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Alaska Educators Steer Young Students Toward College

By Corey Allen-Young, Education Reporter, cyoung@ktuu.com
Published On: Nov 13 2013 07:00:46 PM AKST
Updated On: Nov 15 2013 11:53:25 AM AKST

By Reporter Corey Allen-Young and Photojournalist Shawn Wilson.  (KTUU-TV)

ANCHORAGE, Alaska -

A state agency dedicated to boosting college attendance gets kids thinking about careers long before they make it all the way to high school. 

As early as 2nd grade, students across the state are being pushed by the Alaska Commission on Postsecondary Education to think about their future.

The commission uses a children's book and the words "I Know You Can" to start conversations at an early age.

A team of volunteers promotes the message with the goal of getting kids thinking and to start showing what it takes to achieve goals. 

Lindsay Williams, a legislative aide and small business owner, came to Alaska for college and said she wants to inspire students.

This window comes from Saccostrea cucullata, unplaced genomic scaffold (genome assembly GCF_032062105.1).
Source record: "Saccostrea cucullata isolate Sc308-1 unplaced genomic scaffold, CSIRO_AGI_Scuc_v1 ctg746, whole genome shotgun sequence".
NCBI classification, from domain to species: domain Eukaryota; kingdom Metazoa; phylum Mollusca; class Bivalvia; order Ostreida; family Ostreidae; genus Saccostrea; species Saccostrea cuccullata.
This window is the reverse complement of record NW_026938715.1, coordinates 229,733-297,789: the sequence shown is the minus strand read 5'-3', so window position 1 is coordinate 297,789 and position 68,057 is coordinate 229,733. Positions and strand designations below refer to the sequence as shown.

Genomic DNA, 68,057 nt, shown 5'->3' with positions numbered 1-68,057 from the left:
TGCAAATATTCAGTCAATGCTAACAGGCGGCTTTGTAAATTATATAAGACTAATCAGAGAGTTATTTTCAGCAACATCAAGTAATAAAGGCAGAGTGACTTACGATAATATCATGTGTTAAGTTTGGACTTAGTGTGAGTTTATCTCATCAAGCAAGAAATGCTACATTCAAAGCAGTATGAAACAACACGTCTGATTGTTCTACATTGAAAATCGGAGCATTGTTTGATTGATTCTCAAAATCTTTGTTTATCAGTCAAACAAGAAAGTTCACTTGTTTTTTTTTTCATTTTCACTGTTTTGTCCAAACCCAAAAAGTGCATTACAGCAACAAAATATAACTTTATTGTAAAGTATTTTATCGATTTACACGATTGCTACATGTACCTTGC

"If they have their minds, that they want to go school they are going to work harder in their classes, they are going to take those harder classes they need to be prepared for school." 

That message is similar to the one told by Sara Smith in her second grade class at Mountain View Elementary.

"If we start instilling in them from the very beginning: I'm going to go college, I'm going to go to college, I'm going to go to college, they will end up going to college because they have been thinking about it all along," Smith said. 

The "I Know You Can" program is active in 34 communities in rural and urban Alaska. 

It is co-sponsored by the University of Alaska College Savings Plan.

After filling out postcards with their future goals, the program continues through sixth grade. 

"It helps that student be able to work with another adult recognize they are valued," said Shelly Morgan, a K-12 specialist for the commission.